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Hoffmann, R. A wiki for the life sciences where authorship matters. Nature Genetics (2008)

Ubiquitination of MHC Class I Heavy Chains Is Essential for Dislocation by Human Cytomegalovirus- encoded US2 but Not US11.

The human cytomegalovirus-encoded glycoproteins US2 and US11 target newly synthesized major histocompatibility complex class I heavy chains for degradation by mediating their dislocation from the endoplasmic reticulum back into the cytosol, where they are degraded by proteasomes. A functional ubiquitin system is required for US2- and US11-dependent dislocation of the class I heavy chains. It has been assumed that the class I heavy chain itself is ubiquitinated during the dislocation reaction. To test this hypothesis, all lysines within the class I heavy chain were substituted. The lysine-less class I molecules could no longer be dislocated by US2 despite the fact that the interaction between the two proteins was maintained. Interestingly, US11 was still capable of dislocating the lysine-less heavy chains into the cytosol. Ubiquitination does not necessarily require lysine residues but can also occur at the N terminus of a protein. To investigate the potential role of N-terminal ubiquitination in heavy chain dislocation, a lysine-less ubiquitin moiety was fused to the N terminus of the class I molecule. This lysine-less fusion protein was still dislocated in the presence of US11. Ubiquitination could not be detected in vitro, either for the lysine-less heavy chains or for the lysine-less ubiquitin-heavy chain fusion protein. Our data show that although dislocation of the lysineless class I heavy chains requires a functional ubiquitin system, the heavy chain itself does not serve as the ubiquitin acceptor. This finding sheds new light on the role of the ubiquitin system in the dislocation process.[1]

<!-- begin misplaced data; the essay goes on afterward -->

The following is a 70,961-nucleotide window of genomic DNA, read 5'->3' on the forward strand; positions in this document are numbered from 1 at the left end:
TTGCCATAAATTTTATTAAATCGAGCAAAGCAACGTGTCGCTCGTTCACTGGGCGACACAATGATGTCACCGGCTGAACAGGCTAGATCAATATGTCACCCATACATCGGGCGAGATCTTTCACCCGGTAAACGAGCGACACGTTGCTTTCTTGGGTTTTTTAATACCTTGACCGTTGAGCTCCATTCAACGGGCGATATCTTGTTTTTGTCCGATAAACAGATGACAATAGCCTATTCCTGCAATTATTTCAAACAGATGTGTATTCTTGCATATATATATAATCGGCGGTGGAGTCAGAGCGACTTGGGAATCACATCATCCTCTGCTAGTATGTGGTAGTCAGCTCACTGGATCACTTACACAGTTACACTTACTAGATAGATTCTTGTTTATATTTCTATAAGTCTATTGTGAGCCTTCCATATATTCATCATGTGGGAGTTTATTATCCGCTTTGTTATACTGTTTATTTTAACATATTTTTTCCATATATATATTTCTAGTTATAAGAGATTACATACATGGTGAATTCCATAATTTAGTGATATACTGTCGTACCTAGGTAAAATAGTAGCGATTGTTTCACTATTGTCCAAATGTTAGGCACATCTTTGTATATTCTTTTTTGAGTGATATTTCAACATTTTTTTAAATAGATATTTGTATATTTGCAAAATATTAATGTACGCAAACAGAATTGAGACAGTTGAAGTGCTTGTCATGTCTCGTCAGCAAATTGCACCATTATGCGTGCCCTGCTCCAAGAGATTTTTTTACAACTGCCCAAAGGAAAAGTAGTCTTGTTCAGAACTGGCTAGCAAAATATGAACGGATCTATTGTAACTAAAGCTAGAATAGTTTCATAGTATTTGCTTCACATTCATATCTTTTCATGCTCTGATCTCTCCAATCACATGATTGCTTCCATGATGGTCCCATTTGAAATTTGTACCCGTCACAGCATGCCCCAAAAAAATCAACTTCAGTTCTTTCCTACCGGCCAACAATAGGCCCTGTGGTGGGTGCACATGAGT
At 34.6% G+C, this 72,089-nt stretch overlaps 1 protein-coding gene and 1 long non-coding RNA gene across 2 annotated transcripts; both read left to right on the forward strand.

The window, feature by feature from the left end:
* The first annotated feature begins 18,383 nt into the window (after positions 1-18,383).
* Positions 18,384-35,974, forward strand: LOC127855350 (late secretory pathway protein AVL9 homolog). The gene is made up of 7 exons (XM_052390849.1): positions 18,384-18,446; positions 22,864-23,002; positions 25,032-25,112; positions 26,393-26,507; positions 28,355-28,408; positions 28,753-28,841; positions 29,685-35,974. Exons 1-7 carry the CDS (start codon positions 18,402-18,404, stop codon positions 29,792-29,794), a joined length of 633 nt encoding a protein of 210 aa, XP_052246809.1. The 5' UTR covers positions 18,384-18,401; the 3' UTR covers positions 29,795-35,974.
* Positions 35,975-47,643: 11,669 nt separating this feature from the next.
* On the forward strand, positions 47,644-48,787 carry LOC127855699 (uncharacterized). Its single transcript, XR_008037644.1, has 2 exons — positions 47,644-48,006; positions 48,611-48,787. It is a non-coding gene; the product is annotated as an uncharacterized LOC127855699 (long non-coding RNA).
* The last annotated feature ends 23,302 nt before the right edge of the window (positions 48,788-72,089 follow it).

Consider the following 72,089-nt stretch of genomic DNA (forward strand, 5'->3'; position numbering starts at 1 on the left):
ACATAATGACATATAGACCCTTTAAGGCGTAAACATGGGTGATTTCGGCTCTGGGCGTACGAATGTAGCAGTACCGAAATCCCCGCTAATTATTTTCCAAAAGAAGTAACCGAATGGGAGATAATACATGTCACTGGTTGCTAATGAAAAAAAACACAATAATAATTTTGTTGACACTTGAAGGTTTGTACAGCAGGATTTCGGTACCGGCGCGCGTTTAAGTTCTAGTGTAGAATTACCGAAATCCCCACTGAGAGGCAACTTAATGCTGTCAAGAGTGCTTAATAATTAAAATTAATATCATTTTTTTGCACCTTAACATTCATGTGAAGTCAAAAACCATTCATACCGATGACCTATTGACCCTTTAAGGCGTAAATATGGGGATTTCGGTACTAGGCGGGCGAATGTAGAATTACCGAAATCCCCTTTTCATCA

1. Ubiquitination of MHC Class I Heavy Chains Is Essential for Dislocation by Human Cytomegalovirus-encoded US2 but Not US11. Hassink, G.C., Barel, M.T., Van Voorden, S.B., Kikkert, M., Wiertz, E.J. J. Biol. Chem. (2006) [Pubmed]
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